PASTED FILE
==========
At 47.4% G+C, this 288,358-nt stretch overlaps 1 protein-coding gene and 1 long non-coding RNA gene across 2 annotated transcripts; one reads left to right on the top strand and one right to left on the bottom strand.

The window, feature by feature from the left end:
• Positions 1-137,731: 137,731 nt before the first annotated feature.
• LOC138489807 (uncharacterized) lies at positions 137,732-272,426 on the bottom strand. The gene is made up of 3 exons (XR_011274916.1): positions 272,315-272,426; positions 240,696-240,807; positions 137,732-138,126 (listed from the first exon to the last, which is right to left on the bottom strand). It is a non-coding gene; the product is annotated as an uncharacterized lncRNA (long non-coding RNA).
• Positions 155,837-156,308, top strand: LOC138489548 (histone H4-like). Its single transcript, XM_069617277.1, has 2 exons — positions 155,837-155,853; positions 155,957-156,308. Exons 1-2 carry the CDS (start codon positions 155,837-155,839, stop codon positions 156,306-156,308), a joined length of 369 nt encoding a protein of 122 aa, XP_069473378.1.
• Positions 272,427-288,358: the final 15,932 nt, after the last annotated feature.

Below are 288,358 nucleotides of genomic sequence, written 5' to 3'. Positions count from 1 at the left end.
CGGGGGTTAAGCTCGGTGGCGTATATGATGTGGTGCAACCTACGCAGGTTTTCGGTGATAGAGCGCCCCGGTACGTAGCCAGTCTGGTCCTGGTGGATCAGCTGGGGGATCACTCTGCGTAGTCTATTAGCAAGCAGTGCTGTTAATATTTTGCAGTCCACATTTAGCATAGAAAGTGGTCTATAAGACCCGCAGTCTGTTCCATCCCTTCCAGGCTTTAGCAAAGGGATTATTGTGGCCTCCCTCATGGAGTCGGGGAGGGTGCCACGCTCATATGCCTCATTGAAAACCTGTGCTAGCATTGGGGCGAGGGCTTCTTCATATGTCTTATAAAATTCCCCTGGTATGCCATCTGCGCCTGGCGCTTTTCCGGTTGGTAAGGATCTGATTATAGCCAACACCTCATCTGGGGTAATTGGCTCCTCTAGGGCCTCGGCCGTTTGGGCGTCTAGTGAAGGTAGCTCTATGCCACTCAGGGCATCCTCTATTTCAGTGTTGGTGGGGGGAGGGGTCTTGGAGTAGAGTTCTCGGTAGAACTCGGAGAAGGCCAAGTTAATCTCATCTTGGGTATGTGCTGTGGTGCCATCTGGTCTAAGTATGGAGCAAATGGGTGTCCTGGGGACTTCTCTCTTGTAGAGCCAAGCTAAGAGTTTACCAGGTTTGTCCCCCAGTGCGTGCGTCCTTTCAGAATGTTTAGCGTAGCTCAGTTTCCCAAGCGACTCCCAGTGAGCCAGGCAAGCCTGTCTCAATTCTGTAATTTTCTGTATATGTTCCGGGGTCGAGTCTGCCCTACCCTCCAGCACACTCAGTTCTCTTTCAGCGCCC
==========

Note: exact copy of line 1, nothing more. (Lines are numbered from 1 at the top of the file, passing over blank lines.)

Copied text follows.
At 47.4% G+C, this 288,358-nt stretch overlaps 1 protein-coding gene and 1 long non-coding RNA gene across 2 annotated transcripts; one reads left to right on the top strand and one right to left on the bottom strand.